- The Washington Times - Friday, August 12, 2011

With markets tumbling on both sides of the Atlantic, French President Nicolas Sarkozy interrupted his summer vacation to hold an emergency meeting about the crisis.

Europe’s out-of-control debt poses far greater and more immediate risk to global markets than Standard & Poor’s U.S. downgrade. When U.S. exchanges began their plunge, investors flocked to U.S. Treasuries, a sign that there’s still a bit of optimism that America will pull through. The liquidity and debt problems in several European nations, however, are so severe that the big two - France and Germany - don’t have enough cash to bail them all out.

The second Greek bailout’s $157 billion from the International Monetary Fund and the European Financial Stability Fund (EFSF) was supposed to end Europe’s debt crisis. Now Ireland and Portugal are standing in line for handouts. The EFSF has allocated 450 billion euros out of a 750 billion euro fund for these three countries, leaving just 300 billion to cover future disasters. Failures ahead promise to be big as Italy and Spain are likely to be the next dominoes.

Madrid and Rome will need more than 700 billion euros to finance their current deficits and pay debt maturing in 2012. The markets recognize this and have imposed heavier borrowing costs on both. In response, banks in these countries earlier this month engaged in a massive sell-off of bonds, with the European Central Bank (ECB) as the main buyer. The effort was a success on paper because it lowered yields and reduced the cost of borrowing for the Italian and Spanish governments. But, because the ECB “sterilizes” its bond purchases by using term deposits to reabsorb the amount of cash it spends, it also drains liquidity from the interbank market.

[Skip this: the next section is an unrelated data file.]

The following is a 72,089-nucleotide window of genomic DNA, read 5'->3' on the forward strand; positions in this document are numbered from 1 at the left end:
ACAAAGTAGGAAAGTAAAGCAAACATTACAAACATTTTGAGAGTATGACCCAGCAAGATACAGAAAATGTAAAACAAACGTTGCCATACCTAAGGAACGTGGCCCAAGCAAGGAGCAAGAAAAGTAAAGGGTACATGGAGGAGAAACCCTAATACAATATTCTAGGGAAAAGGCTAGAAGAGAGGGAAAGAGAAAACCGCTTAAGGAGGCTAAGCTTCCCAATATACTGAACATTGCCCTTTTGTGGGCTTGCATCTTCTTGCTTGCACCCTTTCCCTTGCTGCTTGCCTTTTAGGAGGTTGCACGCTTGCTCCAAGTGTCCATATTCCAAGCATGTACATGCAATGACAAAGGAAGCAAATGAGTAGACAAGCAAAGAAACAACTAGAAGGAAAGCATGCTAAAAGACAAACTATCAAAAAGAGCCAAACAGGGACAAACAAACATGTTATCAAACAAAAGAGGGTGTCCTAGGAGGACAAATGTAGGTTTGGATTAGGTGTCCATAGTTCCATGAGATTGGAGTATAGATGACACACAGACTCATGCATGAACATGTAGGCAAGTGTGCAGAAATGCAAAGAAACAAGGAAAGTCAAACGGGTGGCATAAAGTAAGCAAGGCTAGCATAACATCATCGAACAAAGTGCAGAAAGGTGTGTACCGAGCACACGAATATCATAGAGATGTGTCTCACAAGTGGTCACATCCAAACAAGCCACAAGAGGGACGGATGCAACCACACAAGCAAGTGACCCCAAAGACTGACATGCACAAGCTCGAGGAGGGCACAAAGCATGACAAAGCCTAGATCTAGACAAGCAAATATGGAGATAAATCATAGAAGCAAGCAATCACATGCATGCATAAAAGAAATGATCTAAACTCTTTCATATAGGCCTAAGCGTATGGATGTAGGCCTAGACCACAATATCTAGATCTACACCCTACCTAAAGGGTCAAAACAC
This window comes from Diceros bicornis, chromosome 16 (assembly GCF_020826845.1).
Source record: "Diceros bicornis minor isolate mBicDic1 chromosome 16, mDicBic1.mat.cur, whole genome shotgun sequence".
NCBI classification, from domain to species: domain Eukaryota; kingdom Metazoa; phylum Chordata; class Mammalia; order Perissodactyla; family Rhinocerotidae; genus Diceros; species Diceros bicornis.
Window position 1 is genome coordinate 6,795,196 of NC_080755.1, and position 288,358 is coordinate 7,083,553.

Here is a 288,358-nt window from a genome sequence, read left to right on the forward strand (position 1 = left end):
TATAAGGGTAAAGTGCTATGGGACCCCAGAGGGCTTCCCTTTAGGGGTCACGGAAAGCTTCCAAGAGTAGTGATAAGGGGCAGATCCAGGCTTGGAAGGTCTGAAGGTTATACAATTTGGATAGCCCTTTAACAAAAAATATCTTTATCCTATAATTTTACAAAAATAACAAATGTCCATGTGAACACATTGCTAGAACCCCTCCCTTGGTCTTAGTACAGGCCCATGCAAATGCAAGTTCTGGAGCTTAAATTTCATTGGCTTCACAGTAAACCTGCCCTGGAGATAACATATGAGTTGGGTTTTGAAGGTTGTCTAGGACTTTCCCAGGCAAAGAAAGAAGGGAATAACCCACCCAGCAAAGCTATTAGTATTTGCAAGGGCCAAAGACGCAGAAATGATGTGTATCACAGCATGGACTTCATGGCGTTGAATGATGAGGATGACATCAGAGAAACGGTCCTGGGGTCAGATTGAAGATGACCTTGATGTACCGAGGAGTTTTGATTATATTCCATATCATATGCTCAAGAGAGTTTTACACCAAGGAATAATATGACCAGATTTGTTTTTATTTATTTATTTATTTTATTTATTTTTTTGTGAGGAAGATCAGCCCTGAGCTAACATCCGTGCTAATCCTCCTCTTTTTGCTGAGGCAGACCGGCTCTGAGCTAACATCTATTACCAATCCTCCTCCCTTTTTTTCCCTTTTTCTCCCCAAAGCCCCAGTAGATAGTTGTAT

Such short-term fixes are going to be as ineffective as the Greek bailout. They might provide temporary relief from one symptom while the underlying problems - governments that are too big, spend too much and borrow beyond their capacity to repay - grow worse. European opposition to spending cuts such as Prime Minister Silvio Berlusconi’s attempts to tackle Italy’s budget deficit has been fierce and overwhelming.

It’s big trouble when anybody has to depend on France coming to their rescue, as it is the most highly indebted country to hold the prized AAA credit rating. The Paris government has racked up debt that’s 85 percent of gross domestic product, which is perilously close to the 90 percent level identified by Carmen Reinhart of the Peterson Institute and Kenneth Rogoff of Harvard as the tipping point where debt begins to act as a significant drag on economic growth. Small wonder the French economy is predicted to grow at an anemic 0.2 percent in the third quarter of this year - worse even than America. France is one half-step away from full-blown recession.

All this leaves Germany holding the bag. Even if Berlin were willing to bail out its feckless fellow EU members, it simply doesn’t have the capacity to do it. Germany has indicated it won’t support further increases in the EFSF. Current plans are unlikely to stop the contagion from spreading, which means more credit downgrades are in the offing. France could be next. Those looking for stability in international markets should be nervous.

Nita Ghei is a contributing Opinion writer for The Washington Times.